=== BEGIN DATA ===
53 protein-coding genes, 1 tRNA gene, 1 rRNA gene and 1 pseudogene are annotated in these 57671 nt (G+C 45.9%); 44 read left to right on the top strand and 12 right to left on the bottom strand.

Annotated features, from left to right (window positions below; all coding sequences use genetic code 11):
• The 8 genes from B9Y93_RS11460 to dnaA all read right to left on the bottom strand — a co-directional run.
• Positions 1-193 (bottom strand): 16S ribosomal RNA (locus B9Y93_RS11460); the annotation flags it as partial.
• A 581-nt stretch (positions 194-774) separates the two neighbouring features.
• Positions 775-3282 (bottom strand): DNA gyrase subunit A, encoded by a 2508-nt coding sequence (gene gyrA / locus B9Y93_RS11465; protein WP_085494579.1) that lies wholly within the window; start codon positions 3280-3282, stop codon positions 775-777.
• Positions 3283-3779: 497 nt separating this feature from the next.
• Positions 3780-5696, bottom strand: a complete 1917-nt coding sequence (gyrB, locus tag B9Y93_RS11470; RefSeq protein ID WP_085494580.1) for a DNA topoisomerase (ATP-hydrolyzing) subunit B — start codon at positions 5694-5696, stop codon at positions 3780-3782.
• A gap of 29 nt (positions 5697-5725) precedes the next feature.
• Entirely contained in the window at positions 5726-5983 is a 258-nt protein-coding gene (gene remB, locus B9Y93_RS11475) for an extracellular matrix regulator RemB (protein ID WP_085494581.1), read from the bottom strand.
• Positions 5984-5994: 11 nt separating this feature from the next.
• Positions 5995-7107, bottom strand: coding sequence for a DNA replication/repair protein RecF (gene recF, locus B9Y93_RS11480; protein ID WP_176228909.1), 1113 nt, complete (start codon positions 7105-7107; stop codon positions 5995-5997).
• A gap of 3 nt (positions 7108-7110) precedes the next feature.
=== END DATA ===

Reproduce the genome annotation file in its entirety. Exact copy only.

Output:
53 protein-coding genes, 1 tRNA gene, 1 rRNA gene and 1 pseudogene are annotated in these 57671 nt (G+C 45.9%); 44 read left to right on the top strand and 12 right to left on the bottom strand.

Annotated features, from left to right (window positions below; all coding sequences use genetic code 11):
• The 8 genes from B9Y93_RS11460 to dnaA all read right to left on the bottom strand — a co-directional run.
• Positions 1-193 (bottom strand): 16S ribosomal RNA (locus B9Y93_RS11460); the annotation flags it as partial.
• A 581-nt stretch (positions 194-774) separates the two neighbouring features.
• Positions 775-3282 (bottom strand): DNA gyrase subunit A, encoded by a 2508-nt coding sequence (gene gyrA / locus B9Y93_RS11465; protein WP_085494579.1) that lies wholly within the window; start codon positions 3280-3282, stop codon positions 775-777.
• Positions 3283-3779: 497 nt separating this feature from the next.
• Positions 3780-5696, bottom strand: a complete 1917-nt coding sequence (gyrB, locus tag B9Y93_RS11470; RefSeq protein ID WP_085494580.1) for a DNA topoisomerase (ATP-hydrolyzing) subunit B — start codon at positions 5694-5696, stop codon at positions 3780-3782.
• A gap of 29 nt (positions 5697-5725) precedes the next feature.
• Entirely contained in the window at positions 5726-5983 is a 258-nt protein-coding gene (gene remB, locus B9Y93_RS11475) for an extracellular matrix regulator RemB (protein ID WP_085494581.1), read from the bottom strand.
• Positions 5984-5994: 11 nt separating this feature from the next.
• Positions 5995-7107, bottom strand: coding sequence for a DNA replication/repair protein RecF (gene recF, locus B9Y93_RS11480; protein ID WP_176228909.1), 1113 nt, complete (start codon positions 7105-7107; stop codon positions 5995-5997).
• A gap of 3 nt (positions 7108-7110) precedes the next feature.